VTech warns users that sensitive information ‘may not be secure’

VTech has relaunched its online service Learning Lodge, but appears to have shirked responsibility regarding future data breaches.

Back in late November 2015, it was revealed that approximately 10 million of its customers had been affected by a major data breach.

Information that was accessed as a result of the incident included names, addresses, encrypted passwords, security questions and answers belonging to the company’s customers.

Since then, however, a new clause appears to have been added to VTech’s terms and conditions document, which appears to “absolve it of liability” for future breaches.

“You acknowledge and agree that any information you send or receive during your use of the site may not be secure.”

The Limitation of Liability section now reads: “You acknowledge and agree that any information you send or receive during your use of the site may not be secure and may be intercepted or later acquired by unauthorized parties”.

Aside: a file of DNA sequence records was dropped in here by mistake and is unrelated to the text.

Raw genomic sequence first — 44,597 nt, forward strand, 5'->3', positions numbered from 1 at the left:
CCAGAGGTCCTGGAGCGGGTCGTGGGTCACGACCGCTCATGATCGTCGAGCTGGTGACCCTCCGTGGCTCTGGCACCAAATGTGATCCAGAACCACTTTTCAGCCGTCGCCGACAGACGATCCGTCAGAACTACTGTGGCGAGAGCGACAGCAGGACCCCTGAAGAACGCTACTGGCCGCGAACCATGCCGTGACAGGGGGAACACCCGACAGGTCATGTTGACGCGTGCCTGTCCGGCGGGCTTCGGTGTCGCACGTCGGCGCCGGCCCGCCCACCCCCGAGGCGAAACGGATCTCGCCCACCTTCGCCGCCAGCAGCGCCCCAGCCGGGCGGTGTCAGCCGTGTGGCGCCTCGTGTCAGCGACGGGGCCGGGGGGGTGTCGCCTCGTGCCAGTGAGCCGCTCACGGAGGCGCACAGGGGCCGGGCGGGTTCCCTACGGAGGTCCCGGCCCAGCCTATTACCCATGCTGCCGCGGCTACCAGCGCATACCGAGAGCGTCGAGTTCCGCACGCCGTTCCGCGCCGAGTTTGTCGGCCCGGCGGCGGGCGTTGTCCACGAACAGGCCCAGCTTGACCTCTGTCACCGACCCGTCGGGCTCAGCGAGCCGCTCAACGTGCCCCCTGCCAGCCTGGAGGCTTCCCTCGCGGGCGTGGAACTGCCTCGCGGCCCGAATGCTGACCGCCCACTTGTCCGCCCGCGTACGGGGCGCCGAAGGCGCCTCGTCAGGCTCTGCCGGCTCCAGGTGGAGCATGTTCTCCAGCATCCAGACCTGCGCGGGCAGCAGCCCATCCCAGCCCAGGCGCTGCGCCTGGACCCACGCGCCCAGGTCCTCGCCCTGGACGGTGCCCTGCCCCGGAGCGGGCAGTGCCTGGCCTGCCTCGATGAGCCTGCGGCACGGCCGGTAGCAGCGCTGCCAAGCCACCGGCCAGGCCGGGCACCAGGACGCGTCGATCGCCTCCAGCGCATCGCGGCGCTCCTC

A spokesperson for VTech said that the company has worked hard to improve its security, but also drilled home the point that “no company that operates online can provide a 100% guarantee that it won’t be hacked”.

VTech’s Grace Pang told Motherboard that “such limitations are commonplace on the web”.

However, that view was not shared by all. Also speaking to the online tech news provider was Ot Van Daalen, a privacy lawyer in the Netherlands.

He said: “Under EU law you have an obligation to secure data and you cannot waive this by putting something likes this in the terms and conditions that you have with your consumers.”

The Toy Retailers Association has also commented on the case, stating that the specialist electronic toys and technology company “are and have been a reputable supplier of toys and were subject to an indiscriminate hacker”.

The UK’s Information Commissioner’s Office is currently investigating VTech for the November breach.

Author , We Live Security

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